Janna Malamud Smith

Discussion

My Father is a Book


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I am very grateful to have found "an absorbing errand" and I am recommending the book to other art professors and my gallery. I am living in Roslindale, and wondered If you run support group for artists in the area? If yes, I would be a participant. Thank you so much for writing the book. Jennifer Moller
mollerjenn@yahoo.com


Deep thanks to you for "An Absorbing Errand;" you've cut to the root of many things I've struggled with for most of my life. However, whether or not I could uproot or nurture (whatever the case might be) the rhizome of each can only be accomplished in the actual doing....

Thank your for your beautiful and informative memior. Our book discussion group here in Lyndonville, VT read the original essay as a prelude to discussing your Pop's 1971 book, "The Tenaants". We enjoyed it for itself, and it helped guide us towards a rewarding discussion of the difficult questions posed by the novel. I'm looking foward to reading your books.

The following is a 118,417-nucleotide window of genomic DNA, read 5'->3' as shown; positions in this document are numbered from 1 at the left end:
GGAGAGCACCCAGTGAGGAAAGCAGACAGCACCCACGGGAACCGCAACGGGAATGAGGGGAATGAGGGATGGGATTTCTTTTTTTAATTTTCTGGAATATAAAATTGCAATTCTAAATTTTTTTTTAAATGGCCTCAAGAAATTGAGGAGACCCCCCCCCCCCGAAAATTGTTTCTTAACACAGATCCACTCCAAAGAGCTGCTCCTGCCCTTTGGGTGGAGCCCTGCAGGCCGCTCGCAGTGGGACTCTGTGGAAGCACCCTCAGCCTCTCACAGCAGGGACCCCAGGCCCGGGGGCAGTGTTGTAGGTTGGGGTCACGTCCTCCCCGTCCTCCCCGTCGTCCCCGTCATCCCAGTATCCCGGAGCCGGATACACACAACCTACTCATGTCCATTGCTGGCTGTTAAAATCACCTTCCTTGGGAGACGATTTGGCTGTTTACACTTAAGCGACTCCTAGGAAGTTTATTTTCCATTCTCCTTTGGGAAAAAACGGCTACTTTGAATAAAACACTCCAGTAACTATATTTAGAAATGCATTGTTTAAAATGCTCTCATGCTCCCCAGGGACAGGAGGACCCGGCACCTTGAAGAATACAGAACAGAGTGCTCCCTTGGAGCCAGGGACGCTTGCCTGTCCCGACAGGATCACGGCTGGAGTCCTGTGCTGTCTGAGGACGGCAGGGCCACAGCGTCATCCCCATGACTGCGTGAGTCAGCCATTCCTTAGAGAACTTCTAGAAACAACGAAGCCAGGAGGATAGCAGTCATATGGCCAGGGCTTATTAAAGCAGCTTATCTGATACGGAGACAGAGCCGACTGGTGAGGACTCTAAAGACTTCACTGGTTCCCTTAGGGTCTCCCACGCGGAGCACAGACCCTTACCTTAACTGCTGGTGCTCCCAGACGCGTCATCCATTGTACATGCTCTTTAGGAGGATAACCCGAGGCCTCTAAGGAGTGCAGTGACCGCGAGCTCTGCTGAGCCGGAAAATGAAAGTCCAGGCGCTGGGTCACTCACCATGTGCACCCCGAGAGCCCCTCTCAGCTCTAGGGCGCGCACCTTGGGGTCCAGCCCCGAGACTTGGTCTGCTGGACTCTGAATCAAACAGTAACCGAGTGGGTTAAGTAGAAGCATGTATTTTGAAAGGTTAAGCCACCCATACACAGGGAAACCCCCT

I am studying your essay "My Son, My Compass" in college. We are comparing it to others and the main question for it is how the authors are stuck in two worlds. As for you being stuck in the one world as how you raised him and the other world about how he became a vegan and took the family on that way also...is he still a vegan and I admire all of you for what you do and you are an inspiration to us women, daughters and mothers alike Kristy....NEW JERSEY

I'm enjoying reading this memoir - it's touchingly human and evocative. It's nice to see Bernard Malamud though your experiences of him as father and writer- and to see the conflicts in him that have colored and added texture to his works. The book also explains a family history that gives perspective to the characters and lives he wrote about. I am grateful for your book, "My Father is a Book." Thank you.

Selected Works

Non-fiction
"[A] comprehensive, insightful, and articulate guide for everyone who has ever attempted to make art." --San Francisco Chronicle
"Beautiful...A must for anyone interested in the work of Bernard Malamud, or the writer's life..." Mary Gordon
“a gorgeously written anecdotal cultural history of the emergence and the fragile sanctity of the modern creative self…”
-The New York Times Book Review
“reads like a deep, intelligent conversation with a valued woman friend.”
--Ottawa Citizen
"Fascinating. . . provocative."
--Washington Post